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This mini pound cakes recipe is perfect for your mini Bundt cake pan or a loaf pan. Just like my regular pound cake recipe, these mini pound cakes are moist, flavorful, and wonderfully buttery. Plus, the addition of vanilla bean and raspberry icing is irresistible!

Mini pound cakes with raspberry icing and sprinkles

I have a mini Bundt pan obsession and after 1 taste of these mini vanilla pound cakes, you’ll understand why. Don’t they look like donuts?

Let’s Talk Pound Cake

Pound cake isn’t my top choice of desserts UNLESS it’s done right. Pound cake must be 2 things: moist and flavorful. There’s no worse dessert than dry pound cake. Having said that, I have a few pound cake recipes on my site and each is… you guessed it… moist and flavorful.

Raspberry swirl pound cake is my favorite and where I began today’s mini pound cakes recipe.

Mini pound cake with raspberry icing and sprinkles on silver plate

Mini Pound Cake Ingredients

Mini pound cakes don’t require a lot of ingredients, but the ratio of those ingredients is imperative.

  • An abundance of moisture and the pound cake will taste wet.
  • Too much flour and the pound cake taste dry.
  • Too many eggs and the pound cake will taste eggy.

Here’s the ratio that works best: 2 cups of flour, 1 cup of sugar, 1 cup of butter, and 4 eggs. This yields a wonderfully balanced pound cake. Add sour cream for extra moisture, vanilla extract for flavor, and vanilla bean for even more flavor. (Homemade vanilla extract is fantastic in these!) Also, if you’re craving it, almond extract tastes great too.

How to Make Mini Pound Cakes

Like most cake recipes, these mini pound cakes begin by creaming room temperature butter and sugar together. This step guarantees a soft crumb. Next, add the eggs, sour cream, and vanilla. Lastly, mix in the dry ingredients. The cake batter is very thick, so you know the end result will be perfectly dense. If you use the same mini Bundt pan I have, you get about 8-9 mini Bundt cakes. Mini Bundt pans differ in size, so the yield varies. Whichever pan you use, fill each about 2/3 full.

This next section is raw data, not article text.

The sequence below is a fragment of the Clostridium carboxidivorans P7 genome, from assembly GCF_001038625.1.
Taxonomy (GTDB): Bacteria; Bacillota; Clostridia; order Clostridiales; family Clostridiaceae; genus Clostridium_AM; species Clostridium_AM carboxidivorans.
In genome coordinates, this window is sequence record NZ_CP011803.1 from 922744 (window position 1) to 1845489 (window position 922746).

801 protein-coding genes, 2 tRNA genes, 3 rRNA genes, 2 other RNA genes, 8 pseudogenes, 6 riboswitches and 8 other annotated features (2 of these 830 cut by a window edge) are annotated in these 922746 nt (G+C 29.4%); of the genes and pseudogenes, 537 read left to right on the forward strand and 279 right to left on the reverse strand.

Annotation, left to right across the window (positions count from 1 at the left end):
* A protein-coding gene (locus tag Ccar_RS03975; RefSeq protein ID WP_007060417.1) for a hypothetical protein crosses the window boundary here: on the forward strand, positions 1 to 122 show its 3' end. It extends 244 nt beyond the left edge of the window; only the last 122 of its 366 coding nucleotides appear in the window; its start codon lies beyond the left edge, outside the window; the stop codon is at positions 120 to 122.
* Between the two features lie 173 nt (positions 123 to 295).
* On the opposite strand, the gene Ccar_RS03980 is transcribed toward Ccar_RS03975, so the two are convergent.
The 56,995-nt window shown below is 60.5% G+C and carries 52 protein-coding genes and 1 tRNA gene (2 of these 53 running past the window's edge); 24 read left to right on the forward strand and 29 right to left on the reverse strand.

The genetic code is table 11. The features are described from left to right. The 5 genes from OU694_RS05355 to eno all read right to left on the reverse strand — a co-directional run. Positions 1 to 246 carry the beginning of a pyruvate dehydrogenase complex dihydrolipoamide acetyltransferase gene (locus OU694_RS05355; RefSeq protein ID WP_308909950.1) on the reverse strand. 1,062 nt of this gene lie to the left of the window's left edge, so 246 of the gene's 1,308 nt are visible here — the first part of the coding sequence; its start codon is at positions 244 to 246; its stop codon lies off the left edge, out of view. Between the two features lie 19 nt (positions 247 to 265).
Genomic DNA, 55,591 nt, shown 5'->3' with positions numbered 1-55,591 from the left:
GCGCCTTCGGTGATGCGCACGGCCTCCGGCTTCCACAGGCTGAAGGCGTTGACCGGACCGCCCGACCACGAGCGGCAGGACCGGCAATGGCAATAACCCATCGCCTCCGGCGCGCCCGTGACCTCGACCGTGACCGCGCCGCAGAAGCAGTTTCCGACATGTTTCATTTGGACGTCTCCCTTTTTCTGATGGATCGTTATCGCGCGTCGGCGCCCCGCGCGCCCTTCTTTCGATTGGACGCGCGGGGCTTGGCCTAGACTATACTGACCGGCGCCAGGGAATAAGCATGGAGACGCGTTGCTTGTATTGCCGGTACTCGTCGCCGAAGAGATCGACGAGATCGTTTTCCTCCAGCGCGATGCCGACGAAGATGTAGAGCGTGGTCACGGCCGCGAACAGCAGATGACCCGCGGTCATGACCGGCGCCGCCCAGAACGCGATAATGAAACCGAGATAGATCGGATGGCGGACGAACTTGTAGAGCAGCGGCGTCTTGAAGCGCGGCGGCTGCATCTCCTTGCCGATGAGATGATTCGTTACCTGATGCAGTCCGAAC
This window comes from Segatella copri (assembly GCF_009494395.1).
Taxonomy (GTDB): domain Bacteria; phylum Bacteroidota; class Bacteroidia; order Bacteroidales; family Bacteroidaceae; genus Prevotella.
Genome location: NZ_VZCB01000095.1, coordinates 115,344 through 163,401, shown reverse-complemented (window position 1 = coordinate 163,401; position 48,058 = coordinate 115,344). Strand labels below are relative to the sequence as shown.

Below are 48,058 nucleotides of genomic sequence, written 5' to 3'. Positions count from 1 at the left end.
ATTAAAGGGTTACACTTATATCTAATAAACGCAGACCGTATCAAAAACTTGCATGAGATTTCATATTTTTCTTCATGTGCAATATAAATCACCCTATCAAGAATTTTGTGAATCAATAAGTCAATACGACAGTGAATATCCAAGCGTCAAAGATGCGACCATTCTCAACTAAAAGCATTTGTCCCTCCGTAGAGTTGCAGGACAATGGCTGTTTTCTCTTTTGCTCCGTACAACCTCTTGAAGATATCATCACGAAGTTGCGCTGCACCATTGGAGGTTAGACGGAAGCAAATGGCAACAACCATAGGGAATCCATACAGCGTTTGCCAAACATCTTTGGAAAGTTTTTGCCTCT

If you don’t have a mini Bundt pan, use a mini loaf pan. If you don’t have a mini loaf pan, use a regular loaf pan. A full size Bundt cake pan is a little too large. No matter which pan you use, one thing’s certain: this pound cake is fabulous. Super tight crumb, dense, extremely buttery and moist, and flecked with vanilla bean.

Pound cake batter in glass bowl
vanilla pound cake batter in mini bundt cake pan

I find the trick to Bundt cakes, no matter which pan or size, is to REALLY grease the pan. Even if the pan is labeled as non-stick! I typically use a generous spray of nonstick spray.

Mini pound cakes on cooling rack
Mini pound cakes with pink icing

Let’s Decorate!

These mini pound cakes are wonderful with a simple dollop of whipped cream and some fresh berries. But you could also try a lemon icing, vanilla icing, chocolate ganache, or even red wine chocolate ganache for a decadent treat.

Pink is the way to my heart and sprinkles speak to my soul, so FRESH raspberry icing and sprinkles is my topping of choice. I showed you this fresh raspberry icing with these raspberry almond buttermilk scones. This time I used a few more raspberries to produce a stronger flavor and darker color. I also used milk instead of cream, so that’s why it’s a little thinner here.

Mini pound cake with raspberry icing and sprinkles on silver plate

These mini cakes make me so happy and I would love to know if you try them!

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Mini pound cakes with raspberry icing and sprinkles

Mini Vanilla Pound Cakes

  • Author: Sally
  • Prep Time: 20 minutes
  • Cook Time: 25 minutes
  • Total Time: 2 hours
  • Yield: 89 mini cakes 1x
  • Category: Cake
  • Method: Baking
  • Cuisine: American


These mini vanilla pound cakes have a super tight crumb and are dense, extremely buttery and moist, and flecked with vanilla bean. Top with fresh raspberry icing and sprinkles!


  • 1 and 3/4 cups (219g) all-purpose flour (spoon & leveled)
  • 1/2 teaspoon baking powder
  • 1/2 teaspoon salt
  • 1 cup (2 sticks; 230g) unsalted butter, softened to room temperature
  • 1 cup (200g) granulated sugar
  • 4 large eggs, at room temperature
  • 1/2 cup (120g) full-fat sour cream, at room temperature
  • 1 and 1/2 teaspoons pure vanilla extract
  • seeds scraped from 1/2 of a vanilla bean